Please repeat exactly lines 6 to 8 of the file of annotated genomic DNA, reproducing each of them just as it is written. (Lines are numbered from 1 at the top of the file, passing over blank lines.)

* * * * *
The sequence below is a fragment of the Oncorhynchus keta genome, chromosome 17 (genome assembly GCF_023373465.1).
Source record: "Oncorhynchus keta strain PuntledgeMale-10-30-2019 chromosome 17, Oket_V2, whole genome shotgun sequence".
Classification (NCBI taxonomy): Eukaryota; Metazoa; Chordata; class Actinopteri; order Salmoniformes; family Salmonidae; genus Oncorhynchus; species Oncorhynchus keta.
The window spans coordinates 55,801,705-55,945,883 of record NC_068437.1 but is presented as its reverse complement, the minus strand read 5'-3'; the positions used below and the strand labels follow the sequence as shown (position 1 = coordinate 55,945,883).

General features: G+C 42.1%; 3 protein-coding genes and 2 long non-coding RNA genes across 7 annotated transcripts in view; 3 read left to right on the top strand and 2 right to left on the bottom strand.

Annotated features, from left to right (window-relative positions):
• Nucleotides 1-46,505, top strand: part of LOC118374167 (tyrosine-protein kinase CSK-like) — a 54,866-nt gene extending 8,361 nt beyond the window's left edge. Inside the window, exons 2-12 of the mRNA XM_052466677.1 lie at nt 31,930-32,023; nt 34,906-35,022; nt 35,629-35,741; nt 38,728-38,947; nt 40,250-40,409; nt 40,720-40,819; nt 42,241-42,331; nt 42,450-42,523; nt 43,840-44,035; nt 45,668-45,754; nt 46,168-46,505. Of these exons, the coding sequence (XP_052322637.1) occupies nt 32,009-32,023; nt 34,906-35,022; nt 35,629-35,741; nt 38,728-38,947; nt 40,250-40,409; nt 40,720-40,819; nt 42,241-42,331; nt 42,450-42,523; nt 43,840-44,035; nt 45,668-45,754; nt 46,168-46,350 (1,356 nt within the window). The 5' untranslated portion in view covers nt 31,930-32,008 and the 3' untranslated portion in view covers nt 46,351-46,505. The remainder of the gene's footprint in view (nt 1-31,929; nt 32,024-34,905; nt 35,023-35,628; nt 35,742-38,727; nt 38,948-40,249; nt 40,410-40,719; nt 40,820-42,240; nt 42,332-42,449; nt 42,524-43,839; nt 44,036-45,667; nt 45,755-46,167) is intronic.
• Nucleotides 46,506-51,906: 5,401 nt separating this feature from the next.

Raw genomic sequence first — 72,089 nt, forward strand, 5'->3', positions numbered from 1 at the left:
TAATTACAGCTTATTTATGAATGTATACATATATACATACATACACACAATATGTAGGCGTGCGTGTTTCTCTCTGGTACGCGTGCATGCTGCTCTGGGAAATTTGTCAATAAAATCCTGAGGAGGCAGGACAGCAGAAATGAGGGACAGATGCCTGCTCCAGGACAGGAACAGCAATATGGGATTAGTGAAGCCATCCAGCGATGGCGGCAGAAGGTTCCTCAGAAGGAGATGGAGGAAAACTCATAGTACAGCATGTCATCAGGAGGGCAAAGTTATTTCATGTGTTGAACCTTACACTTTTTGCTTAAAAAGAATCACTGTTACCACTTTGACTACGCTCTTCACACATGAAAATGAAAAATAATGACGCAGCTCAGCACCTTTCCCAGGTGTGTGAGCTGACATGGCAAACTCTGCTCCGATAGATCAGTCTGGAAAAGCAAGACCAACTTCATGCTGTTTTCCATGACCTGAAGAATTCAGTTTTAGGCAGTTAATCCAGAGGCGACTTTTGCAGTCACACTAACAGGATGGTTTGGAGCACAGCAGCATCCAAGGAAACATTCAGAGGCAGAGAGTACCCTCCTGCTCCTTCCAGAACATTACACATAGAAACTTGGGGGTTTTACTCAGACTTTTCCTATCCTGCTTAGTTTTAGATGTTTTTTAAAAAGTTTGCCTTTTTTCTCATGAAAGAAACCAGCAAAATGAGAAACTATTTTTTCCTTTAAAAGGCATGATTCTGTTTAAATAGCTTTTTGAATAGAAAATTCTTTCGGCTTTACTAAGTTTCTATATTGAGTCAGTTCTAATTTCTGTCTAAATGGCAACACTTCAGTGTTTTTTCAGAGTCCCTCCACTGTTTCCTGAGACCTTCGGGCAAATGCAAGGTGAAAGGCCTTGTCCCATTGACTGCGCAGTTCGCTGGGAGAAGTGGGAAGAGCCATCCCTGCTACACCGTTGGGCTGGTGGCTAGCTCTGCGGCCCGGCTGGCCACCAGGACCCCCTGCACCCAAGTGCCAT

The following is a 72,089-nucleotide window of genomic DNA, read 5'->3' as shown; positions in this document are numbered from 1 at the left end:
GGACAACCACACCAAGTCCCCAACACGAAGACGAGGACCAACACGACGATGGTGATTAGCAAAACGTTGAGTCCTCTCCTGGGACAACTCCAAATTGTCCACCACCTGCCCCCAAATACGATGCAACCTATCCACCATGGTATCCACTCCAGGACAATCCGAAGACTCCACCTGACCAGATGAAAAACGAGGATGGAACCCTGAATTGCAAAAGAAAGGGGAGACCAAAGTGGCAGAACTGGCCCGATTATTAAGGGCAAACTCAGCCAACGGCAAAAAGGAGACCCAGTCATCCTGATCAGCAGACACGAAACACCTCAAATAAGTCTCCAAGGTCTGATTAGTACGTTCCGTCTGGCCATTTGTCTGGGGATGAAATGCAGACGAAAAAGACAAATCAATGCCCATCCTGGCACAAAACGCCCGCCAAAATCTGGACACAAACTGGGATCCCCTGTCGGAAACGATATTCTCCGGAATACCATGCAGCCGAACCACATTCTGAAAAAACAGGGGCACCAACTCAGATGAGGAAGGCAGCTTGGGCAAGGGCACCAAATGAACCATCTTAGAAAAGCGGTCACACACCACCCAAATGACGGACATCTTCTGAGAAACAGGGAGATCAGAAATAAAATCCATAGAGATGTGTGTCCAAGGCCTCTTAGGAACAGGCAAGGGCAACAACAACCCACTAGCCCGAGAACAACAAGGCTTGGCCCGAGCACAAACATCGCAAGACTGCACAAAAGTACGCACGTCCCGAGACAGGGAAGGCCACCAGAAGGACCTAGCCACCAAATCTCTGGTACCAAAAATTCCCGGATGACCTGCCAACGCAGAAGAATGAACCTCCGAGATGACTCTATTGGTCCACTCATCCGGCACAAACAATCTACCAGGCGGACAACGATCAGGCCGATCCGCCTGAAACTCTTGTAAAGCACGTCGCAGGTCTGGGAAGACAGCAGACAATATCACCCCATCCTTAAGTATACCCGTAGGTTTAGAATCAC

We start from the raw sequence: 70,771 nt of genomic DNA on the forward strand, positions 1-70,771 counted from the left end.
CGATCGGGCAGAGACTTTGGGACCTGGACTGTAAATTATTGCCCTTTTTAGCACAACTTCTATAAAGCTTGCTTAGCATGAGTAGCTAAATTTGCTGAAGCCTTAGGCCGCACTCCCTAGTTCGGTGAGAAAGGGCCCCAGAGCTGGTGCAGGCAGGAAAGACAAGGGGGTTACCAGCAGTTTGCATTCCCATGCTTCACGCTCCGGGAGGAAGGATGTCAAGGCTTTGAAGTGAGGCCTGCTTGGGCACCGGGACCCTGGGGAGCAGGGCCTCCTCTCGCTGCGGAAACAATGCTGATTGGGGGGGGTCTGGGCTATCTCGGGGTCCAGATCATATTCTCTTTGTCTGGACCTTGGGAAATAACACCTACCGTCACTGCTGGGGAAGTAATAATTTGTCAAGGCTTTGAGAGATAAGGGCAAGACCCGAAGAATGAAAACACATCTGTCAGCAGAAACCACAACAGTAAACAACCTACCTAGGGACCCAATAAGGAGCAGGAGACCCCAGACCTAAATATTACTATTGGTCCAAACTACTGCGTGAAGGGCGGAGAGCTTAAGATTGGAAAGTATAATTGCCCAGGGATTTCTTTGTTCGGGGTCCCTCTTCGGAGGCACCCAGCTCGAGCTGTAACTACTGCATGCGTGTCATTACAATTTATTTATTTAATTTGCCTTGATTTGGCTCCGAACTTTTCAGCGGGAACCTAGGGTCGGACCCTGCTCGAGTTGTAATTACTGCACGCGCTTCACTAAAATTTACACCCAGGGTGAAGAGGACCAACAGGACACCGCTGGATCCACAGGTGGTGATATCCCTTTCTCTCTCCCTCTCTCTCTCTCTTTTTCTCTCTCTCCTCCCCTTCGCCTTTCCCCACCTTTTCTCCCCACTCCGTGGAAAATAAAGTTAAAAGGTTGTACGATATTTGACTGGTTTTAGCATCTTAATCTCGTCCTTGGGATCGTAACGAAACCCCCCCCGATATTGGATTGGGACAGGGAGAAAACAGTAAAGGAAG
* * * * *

Annotated features, from left to right (window-relative positions):
• Nucleotides 1-46,505, top strand: part of LOC118374167 (tyrosine-protein kinase CSK-like) — a 54,866-nt gene extending 8,361 nt beyond the window's left edge. Inside the window, exons 2-12 of the mRNA XM_052466677.1 lie at nt 31,930-32,023; nt 34,906-35,022; nt 35,629-35,741; nt 38,728-38,947; nt 40,250-40,409; nt 40,720-40,819; nt 42,241-42,331; nt 42,450-42,523; nt 43,840-44,035; nt 45,668-45,754; nt 46,168-46,505. Of these exons, the coding sequence (XP_052322637.1) occupies nt 32,009-32,023; nt 34,906-35,022; nt 35,629-35,741; nt 38,728-38,947; nt 40,250-40,409; nt 40,720-40,819; nt 42,241-42,331; nt 42,450-42,523; nt 43,840-44,035; nt 45,668-45,754; nt 46,168-46,350 (1,356 nt within the window). The 5' untranslated portion in view covers nt 31,930-32,008 and the 3' untranslated portion in view covers nt 46,351-46,505. The remainder of the gene's footprint in view (nt 1-31,929; nt 32,024-34,905; nt 35,023-35,628; nt 35,742-38,727; nt 38,948-40,249; nt 40,410-40,719; nt 40,820-42,240; nt 42,332-42,449; nt 42,524-43,839; nt 44,036-45,667; nt 45,755-46,167) is intronic.
• Nucleotides 46,506-51,906: 5,401 nt separating this feature from the next.